- Bertella L, Mori I, Grugni G, Pignatti R, Ceriani F, Molinari E, et al. Quality of life and psychological well-being in GH-treated, adult PWS patients: a longitudinal study. J Intellect Disabil Res. 2007;51(4):302–11. https://doi.org/10.1111/j.1365-2788.2006.00878.x.View ArticlePubMedGoogle Scholar
- Bricker J, Wyszynski C, Comstock B, Heffner JL. Pilot randomized controlled trial of web-based acceptance and commitment therapy for smoking cessation. Nicotine Tob Res. 2013;15(10):1756–64. https://doi.org/10.1093/ntr/ntt056.View ArticlePubMedPubMed CentralGoogle Scholar
- Byrne S, Cooper Z, Fairburn C. Weight maintenance and relapse in obesity: a qualitative study. Int J Obes Relat Metab Disord. 2003;27(8):955–62. https://doi.org/10.1038/sj.ijo.0802305.View ArticlePubMedGoogle Scholar
- Cadmus-Bertram L, Marcus BH, Patterson RE, Parker BA, Morey BL. Use of the Fitbit to measure adherence to a physical activity intervention among overweight or obese, postmenopausal women: self-monitoring trajectory during 16 weeks. JMIR Mhealth Uhealth. 2015;3(4):e96. https://doi.org/10.2196/mhealth.4229.View ArticlePubMedPubMed CentralGoogle Scholar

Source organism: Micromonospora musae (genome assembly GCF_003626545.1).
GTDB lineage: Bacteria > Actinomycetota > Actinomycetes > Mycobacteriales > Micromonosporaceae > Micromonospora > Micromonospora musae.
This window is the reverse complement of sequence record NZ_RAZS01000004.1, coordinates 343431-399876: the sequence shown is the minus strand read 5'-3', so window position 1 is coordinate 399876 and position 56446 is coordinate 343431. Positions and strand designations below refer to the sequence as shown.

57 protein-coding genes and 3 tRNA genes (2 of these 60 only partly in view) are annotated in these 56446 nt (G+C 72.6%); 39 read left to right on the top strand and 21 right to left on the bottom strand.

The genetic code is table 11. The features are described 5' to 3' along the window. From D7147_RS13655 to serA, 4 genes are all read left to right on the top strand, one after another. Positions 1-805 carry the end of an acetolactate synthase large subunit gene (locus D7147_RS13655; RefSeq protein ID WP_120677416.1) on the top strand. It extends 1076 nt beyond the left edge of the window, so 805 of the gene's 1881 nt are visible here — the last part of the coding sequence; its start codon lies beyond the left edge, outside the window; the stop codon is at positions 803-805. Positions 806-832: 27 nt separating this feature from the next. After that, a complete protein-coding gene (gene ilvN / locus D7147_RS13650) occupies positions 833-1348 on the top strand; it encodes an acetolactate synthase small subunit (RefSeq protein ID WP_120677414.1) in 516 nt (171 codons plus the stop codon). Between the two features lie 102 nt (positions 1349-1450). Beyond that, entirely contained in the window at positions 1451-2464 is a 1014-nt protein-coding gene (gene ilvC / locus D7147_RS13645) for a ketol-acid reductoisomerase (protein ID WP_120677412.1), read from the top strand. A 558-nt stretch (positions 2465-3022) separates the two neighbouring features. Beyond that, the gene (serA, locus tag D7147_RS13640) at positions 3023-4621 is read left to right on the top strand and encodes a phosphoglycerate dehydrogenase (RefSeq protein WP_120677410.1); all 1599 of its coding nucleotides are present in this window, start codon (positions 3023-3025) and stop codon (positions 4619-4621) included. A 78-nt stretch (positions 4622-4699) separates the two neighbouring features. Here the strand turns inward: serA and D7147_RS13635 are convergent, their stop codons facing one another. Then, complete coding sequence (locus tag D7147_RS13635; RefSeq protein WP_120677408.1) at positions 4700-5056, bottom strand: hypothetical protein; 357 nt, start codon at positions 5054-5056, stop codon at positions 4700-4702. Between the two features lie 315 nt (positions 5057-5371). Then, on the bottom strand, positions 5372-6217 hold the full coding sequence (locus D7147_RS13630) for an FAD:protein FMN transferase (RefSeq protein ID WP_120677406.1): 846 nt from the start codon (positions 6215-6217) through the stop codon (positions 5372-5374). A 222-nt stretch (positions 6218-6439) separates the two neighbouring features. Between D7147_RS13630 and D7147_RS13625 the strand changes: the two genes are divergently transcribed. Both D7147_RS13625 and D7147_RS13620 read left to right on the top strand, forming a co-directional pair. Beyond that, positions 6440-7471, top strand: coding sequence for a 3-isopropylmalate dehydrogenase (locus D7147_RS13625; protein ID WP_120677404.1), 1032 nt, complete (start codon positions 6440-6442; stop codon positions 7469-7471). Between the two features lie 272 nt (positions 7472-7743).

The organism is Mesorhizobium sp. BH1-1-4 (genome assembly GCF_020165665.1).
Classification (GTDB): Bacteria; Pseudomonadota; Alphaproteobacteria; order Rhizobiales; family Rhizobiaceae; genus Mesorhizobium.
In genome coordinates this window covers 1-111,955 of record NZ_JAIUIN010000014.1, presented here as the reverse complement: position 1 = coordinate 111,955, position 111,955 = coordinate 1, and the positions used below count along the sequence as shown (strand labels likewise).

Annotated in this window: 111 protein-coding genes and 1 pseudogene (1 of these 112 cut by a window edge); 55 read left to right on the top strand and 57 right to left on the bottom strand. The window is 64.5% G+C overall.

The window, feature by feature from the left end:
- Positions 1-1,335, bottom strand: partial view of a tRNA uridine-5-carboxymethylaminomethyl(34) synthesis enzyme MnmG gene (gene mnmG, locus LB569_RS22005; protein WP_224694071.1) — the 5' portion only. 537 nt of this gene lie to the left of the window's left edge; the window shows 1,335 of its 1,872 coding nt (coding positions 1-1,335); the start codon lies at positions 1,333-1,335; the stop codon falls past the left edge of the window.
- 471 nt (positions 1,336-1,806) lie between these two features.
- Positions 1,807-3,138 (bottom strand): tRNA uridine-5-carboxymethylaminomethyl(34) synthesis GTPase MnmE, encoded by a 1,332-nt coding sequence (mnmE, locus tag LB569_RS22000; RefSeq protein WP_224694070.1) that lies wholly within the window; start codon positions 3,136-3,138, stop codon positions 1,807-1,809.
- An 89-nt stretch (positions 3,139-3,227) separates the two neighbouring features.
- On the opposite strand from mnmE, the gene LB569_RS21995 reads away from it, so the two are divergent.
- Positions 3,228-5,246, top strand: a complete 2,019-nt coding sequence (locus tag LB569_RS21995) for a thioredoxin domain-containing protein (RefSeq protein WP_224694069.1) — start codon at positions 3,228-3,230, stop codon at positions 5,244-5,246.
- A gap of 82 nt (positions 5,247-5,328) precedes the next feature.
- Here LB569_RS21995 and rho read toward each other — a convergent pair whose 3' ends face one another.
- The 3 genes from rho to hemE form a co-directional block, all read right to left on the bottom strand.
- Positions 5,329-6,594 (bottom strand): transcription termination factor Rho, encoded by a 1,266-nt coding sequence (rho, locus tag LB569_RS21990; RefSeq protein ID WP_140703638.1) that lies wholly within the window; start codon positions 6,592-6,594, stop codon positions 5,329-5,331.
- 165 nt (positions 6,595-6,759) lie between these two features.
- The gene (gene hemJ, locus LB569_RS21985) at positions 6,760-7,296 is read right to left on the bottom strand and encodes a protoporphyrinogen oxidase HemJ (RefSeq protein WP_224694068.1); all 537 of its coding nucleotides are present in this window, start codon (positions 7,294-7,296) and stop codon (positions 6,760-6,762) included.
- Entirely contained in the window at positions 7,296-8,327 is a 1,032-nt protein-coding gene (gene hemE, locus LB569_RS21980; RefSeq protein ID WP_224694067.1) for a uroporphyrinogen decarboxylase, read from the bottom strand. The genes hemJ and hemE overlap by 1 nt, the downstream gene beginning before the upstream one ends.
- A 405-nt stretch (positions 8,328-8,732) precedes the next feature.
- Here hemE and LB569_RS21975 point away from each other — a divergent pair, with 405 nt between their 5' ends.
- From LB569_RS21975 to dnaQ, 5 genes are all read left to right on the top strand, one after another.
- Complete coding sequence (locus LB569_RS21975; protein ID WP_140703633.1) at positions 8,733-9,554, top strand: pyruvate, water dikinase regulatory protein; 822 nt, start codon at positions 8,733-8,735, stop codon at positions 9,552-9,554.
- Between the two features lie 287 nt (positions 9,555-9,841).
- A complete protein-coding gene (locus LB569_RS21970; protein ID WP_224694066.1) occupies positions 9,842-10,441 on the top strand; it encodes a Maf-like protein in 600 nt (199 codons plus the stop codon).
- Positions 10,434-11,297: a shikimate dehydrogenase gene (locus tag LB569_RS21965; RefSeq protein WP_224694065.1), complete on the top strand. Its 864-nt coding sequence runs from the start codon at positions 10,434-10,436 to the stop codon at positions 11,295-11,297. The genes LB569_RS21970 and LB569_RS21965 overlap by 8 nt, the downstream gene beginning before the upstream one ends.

- Callaghan GM, Duenas JA, Nadeau SE, Darrow SM, Van der Merwe J, Misko J. An empirical model of body image disturbance using behavioral principles found in functional analytic psychotherapy and acceptance and commitment therapy. Int J Behav Consult Ther. 2012;7(2–3):16–24.View ArticleGoogle Scholar
- Carr KA, Daniel TO, Lin H, Epstein LH. Reinforcement pathology and obesity. Curr Drug Abuse Rev. 2011;4(3):190–6.View ArticleGoogle Scholar
- Castelnuovo G, Manzoni GM, Pietrabissa G, Corti S, Giusti EM, Molinari E, Simpson S. Obesity and outpatient rehabilitation using mobile technologies: the potential mHealth approach. Front Psychol. 2014;5:559. https://doi.org/10.3389/fpsyg.2014.00559.View ArticlePubMedPubMed CentralGoogle Scholar
- Castelnuovo G, Manzoni GM, Villa V, Cesa GL, Pietrabissa G, Molinari E. The STRATOB study: design of a randomized controlled clinical trial of Cognitive Behavioral Therapy and Brief Strategic Therapy with telecare in patients with obesity and binge-eating disorder referred to residential nutritional rehabilitation. Trials. 2011;12:114. https://doi.org/10.1186/1745-6215-12-114.View ArticlePubMedPubMed CentralGoogle Scholar
- Castelnuovo G, Pietrabissa G, Cattivelli R, Manzoni GM, Molinari E. Not only clinical efficacy in psychological treatments: clinical psychology must promote cost-benefit, cost-effectiveness, and cost-utility analysis. Front Psychol. 2016;7:563. https://doi.org/10.3389/fpsyg.2016.00563.View ArticlePubMedPubMed CentralGoogle Scholar
- Castelnuovo G, Pietrabissa G, Manzoni GM, Cattivelli R, Rossi A, Novelli M, et al. Cognitive behavioral therapy to aid weight loss in obese patients: current perspectives. Psychol Res Behav Manag. 2017;10:165–73. https://doi.org/10.2147/PRBM.S113278.View ArticlePubMedPubMed CentralGoogle Scholar
- Castelnuovo G, Simpson S. Ebesity — e-health for obesity — new technologies for the treatment of obesity in clinical psychology and medicine. Clin Pract Epidemiol Ment Health. 2011;7:5–8. https://doi.org/10.2174/1745017901107010005.View ArticlePubMedPubMed CentralGoogle Scholar